Also, in-person classes can introduce inhibiting social factors. For example, a discussion prompt you hoped might elicit thoughtful interactions might get really basic surface responses. There’s all the psychology of interacting with your peers. You don’t want to look stupid. Or maybe the topic is difficult for you, and you don’t want to become emotional in front of people?

Insights students share in the digital space can be amazing. It gives them that time and breadth to dig deeper than in class when put on the spot.

What do you mean by redesigning learning?

Poffenroth: It’s leaving behind the ‘ah ha, gotcha!’ culture. When I was a college student in the 90s, if I missed class, I got punished. If you didn’t get it the first time, too bad! Regurgitate information on the exam to show me you were listening. That’s a punitive system.

Asynchronous instruction—videos or supplemental materials—moves away from punishing students. We’re giving them ways to consume the material that work for them. That’s a big shift from getting in trouble for not doing what I told you to.

Fifty years ago we trained people to do what they were told in a factory: Listen to what I said, do what I said—that’s success. But that ecosystem’s gone. Now we have to train students how to create something out of nothing. The jobs they will have most likely reward this. I want to train you how to think, how to create, how to innovate. That’s my job now—not to make sure you follow my exact directions or get punished if you don’t.

Showing students how to dive into their own learning is essential. Not only in the sciences, but literally every job that allows them to use their brains—they’ll have to learn how to re-skill themselves. To navigate things that don’t even exist yet. So how do we teach them to do that? To be self-motivated learners?

What about the “digital divide”—technological inequities?

Poffenroth: Many of our students don’t have access to good WiFi. Maybe they can’t get the bandwidth to join live on Zoom. Maybe they have cross-generational siblings, a sixth grader and an 11th grader in the house, two parents working and a college student. The WiFi lags when their parents are having to work online now. Some students are on their phones or share a computer. Unless they come from an affluent background, not everyone’s going to have a shiny new computer! So it’s giving some grace to different experiences.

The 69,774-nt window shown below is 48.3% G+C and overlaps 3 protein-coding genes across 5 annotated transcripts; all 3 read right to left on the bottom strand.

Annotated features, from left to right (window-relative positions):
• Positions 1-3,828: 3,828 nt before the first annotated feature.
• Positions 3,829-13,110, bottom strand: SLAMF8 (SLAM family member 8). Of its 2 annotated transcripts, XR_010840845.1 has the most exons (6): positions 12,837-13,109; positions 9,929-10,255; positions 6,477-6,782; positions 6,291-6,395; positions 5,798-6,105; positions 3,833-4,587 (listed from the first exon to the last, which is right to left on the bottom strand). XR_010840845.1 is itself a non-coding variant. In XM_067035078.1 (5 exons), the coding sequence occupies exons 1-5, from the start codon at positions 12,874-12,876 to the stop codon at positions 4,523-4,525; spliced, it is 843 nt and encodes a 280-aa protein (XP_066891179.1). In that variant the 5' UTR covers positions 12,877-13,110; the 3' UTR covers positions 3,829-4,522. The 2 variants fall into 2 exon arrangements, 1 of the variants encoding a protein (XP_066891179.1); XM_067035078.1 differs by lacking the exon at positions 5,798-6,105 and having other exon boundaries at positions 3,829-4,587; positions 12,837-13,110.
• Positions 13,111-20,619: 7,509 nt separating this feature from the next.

In the past, I required a certain level of reliable connectivity for digital courses. They could always go to campus if they couldn’t access it from home. Now that has evaporated a bit, if you can’t go to campus. We can make accommodations that we wouldn’t have before the coronavirus. We’re trying to grab as many people as possible and bring them across the finish line.

It sounds scary and difficult for everyone.

Poffenroth: One way we short circuit our fear response is to tap into empathy and generosity.

What does it mean to be a first-generation college student this fall? You’ve finally made it! You are your ancestors’ dream! But you don’t get the experience of walking on campus for the first time, saying ‘I made it, Mom and Dad! I’m here!’ You’re actually still at home.

I think about that one student. What’s one way I, as a professor, can empathize? If I make it better for that one student, I’ve made it better for all my students. By increasing empathy and generosity, I’m less focused on my own hyper-aroused survival state.

On day one I might say, ‘I would so much rather be in the lab with you! But here we are! So let’s get through this together. I’m going to make mistakes, and that’s okay, because I’m going to model risk-taking and fixing my mistakes so you can do it too.’ Being honest about our own experience helps reduce personal anxiety.

I spent many years trying to be “perfect”: how I thought a professor should look, act and talk. But that wasn’t authentically me. Especially in the digital space, the more authentically you can communicate to your students the more they connect to you. They connect to you first, and the content second. It’s why we have Bill Nye the science guy: People connect to Bill Nye first as a human, then to the science.

Our students need to see that their professors are human, trying to figure things out. They want to feel that even in the digital space their professors care about them.

We’re all in this weird little boat, and we’re all going to row together.